The Sheikh Zayed Institute for Pediatric Surgical Innovation at Children’s National Medical Center participated as a Special Award Organization for the first time at Intel International Science and Engineering Fair (Intel ISEF) 2013 this past May in Phoenix, AZ. Answers to the questions below were provided by Dr. Craig Peters, Pediatric Urologist and Chief, Surgical Technology and Translation, and Dr. Martha Houle, Director of Education.
Can you tell us about your organization and why scientific research is important to it?
The Sheikh Zayed Institute for Pediatric Surgical Innovation was created by a gift from the government of Abu Dhabi to promote innovation to make pediatric surgery more precise, less invasive and pain-free. To that end, research at both basic and translational levels in areas that impact surgery in children is essential. Without high quality research and researchers, pediatric surgical practice cannot advance.
What made your organization decide to offer a special award at Intel ISEF?
The future of surgery for children lies in young people and their engagement in science, technology, engineering and mathematics. They represent the future investigators we need as a global community to continue the discovery that our Institute is committed to develop.
What award(s) do you offer?
2013 was our first year offering awards related to healthcare innovation at Intel ISEF. Our announcement stated that, “The Sheikh Zayed Institute for Pediatric Surgical Innovation at Children’s National Medical Center recognizes projects that best represent innovation in surgery and medicine, especially when it benefits children.”
Why do you think it’s important for students to participate in events such as the Intel ISEF? And/or why is it important to encourage scientific education and research?
The future of biomedical research depends on young enthusiastic investigators engaging in the questions of healthcare-related science, technology and delivery. Early explorations into the challenges and rewards of investigation and discovery often define the career paths of young people, as the judges know from personal experience. Providing a forum for sharing these challenges and rewards is a powerful stimulus to spark a life-long interest.
What impact do you think you, as an organization that provides awards and as judges, have on students interested in scientific research?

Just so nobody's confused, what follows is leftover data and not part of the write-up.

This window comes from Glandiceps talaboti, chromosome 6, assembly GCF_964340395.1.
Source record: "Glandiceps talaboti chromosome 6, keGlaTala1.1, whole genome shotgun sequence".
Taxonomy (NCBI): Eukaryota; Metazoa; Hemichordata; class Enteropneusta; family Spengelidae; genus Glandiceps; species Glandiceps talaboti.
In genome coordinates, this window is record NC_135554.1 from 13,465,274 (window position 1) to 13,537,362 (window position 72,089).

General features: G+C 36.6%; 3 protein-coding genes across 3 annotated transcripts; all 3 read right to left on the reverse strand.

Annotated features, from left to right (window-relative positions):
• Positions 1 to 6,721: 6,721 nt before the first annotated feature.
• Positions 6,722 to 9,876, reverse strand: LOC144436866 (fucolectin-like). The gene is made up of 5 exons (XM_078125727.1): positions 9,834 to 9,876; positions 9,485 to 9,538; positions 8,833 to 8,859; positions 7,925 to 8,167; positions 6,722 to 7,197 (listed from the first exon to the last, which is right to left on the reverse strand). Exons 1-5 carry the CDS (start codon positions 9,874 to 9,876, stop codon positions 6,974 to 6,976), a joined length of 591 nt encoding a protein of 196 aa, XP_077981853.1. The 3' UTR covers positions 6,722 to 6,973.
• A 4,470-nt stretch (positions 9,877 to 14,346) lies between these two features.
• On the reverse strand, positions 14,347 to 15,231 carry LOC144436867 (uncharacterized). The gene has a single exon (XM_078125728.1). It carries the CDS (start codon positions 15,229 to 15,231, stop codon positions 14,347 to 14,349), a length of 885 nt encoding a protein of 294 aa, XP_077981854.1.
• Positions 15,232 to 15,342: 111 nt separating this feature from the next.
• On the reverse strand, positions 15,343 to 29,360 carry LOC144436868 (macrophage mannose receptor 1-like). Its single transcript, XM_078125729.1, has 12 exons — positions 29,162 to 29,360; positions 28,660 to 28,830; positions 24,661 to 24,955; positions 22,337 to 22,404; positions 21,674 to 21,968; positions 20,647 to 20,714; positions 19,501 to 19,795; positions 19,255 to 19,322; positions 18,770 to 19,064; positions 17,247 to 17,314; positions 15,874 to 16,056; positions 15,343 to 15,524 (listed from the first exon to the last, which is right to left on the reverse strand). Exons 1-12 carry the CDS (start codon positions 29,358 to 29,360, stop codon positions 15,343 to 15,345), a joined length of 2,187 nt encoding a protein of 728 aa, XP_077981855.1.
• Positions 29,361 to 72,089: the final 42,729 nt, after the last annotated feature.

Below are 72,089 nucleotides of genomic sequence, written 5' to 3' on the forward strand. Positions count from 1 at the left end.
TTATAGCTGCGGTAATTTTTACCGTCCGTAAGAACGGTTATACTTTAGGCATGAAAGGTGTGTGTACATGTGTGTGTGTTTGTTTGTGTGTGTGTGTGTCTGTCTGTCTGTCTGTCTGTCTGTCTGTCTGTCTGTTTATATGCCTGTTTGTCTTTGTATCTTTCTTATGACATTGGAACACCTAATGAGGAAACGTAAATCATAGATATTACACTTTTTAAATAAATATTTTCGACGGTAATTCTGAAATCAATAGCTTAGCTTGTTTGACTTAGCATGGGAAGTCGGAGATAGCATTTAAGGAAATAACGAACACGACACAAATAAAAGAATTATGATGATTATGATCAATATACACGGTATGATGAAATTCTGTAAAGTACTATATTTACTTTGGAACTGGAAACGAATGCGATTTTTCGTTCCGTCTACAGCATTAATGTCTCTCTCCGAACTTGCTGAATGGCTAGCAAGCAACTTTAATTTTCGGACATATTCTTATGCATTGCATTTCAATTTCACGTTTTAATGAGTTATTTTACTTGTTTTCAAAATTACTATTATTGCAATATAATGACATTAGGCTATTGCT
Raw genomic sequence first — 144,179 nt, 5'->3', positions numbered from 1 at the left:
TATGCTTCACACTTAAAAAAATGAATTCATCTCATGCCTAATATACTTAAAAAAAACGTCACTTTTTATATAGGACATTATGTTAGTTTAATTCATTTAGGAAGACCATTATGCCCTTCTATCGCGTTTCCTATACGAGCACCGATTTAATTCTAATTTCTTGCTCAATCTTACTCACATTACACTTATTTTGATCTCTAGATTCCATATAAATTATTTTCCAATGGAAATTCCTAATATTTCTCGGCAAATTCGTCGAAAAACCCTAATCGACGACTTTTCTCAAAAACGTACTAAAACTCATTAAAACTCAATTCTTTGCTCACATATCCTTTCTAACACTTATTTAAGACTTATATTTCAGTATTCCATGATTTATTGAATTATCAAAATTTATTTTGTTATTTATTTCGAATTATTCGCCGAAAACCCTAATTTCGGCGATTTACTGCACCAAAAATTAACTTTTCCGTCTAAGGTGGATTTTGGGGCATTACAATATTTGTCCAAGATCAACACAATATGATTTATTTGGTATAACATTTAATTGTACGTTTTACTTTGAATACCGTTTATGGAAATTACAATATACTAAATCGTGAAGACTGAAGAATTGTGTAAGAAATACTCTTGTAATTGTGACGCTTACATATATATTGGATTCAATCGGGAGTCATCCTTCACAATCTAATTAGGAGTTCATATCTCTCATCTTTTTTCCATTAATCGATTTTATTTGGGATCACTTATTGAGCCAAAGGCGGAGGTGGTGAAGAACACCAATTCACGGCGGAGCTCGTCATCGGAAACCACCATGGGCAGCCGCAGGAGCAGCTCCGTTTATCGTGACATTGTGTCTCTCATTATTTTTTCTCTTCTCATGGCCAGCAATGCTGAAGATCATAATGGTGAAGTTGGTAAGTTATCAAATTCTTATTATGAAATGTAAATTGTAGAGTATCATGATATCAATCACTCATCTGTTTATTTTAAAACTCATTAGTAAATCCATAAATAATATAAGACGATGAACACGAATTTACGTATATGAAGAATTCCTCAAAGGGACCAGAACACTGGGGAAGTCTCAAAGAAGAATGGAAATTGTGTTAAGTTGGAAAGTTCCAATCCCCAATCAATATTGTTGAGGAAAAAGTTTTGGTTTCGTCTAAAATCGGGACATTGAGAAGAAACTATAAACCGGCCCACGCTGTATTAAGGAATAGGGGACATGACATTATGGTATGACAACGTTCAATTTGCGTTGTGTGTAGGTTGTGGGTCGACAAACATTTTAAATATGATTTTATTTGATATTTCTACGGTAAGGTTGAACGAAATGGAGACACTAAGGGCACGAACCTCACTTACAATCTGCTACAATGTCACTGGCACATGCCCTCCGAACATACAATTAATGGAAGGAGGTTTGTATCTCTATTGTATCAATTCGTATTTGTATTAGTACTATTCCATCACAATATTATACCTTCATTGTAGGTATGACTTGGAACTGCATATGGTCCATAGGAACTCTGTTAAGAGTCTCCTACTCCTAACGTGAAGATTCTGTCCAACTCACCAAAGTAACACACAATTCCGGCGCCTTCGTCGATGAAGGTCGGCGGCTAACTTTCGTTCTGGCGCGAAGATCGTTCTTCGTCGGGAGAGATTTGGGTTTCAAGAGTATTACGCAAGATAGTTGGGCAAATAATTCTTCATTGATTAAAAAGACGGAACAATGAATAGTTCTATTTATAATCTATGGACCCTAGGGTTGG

Expressing a sincere interest in the students involved in these projects, more than just in the project, is extremely important in reinforcing their engagement in discovery. This engagement needs to include positive and directed review, criticism, and encouragement.
What are the elements of a good science fair project?
As with all science, a good project asks a clearly defined question in an area of importance, and uses a well-described method to answer that question. Most projects lead to more questions which are more precise and lead in their turn to a fuller understanding.
Do you have any advice for young students interested in pursuing science? For organizations interested in becoming involved at Intel ISEF?
Science can be fun, like a puzzle to solve, and it can be a group activity. Find anything that is of interest; it does not have to be fancy or sophisticated, but must be of interest to you. As you learn more about it, questions will appear tha t can lead you on to even more questions and greater interest and understanding.
For organizations, participating in the Intel ISEF can be an invigorating experience. Seeing the enthusiasm and talent of young people is exciting and makes one feel good abo ut the future. Being able to support those activities and encourage participants to engage in scientific discovery is even more rewarding.
Winners of the 2013 awards include Junyi (Sarah) Wu from Brantford, Canada for “Colorimetric Detection of Plasmodium falciparum via Aptasensor Technology,” Aryo Sorayya from Danville, California for “Designing a Novel Freeze-Stable Tetanus Vaccine,” and Luciano Thoma from Paysandu, Uruguay for “Interpreter Glove for Deaf People.”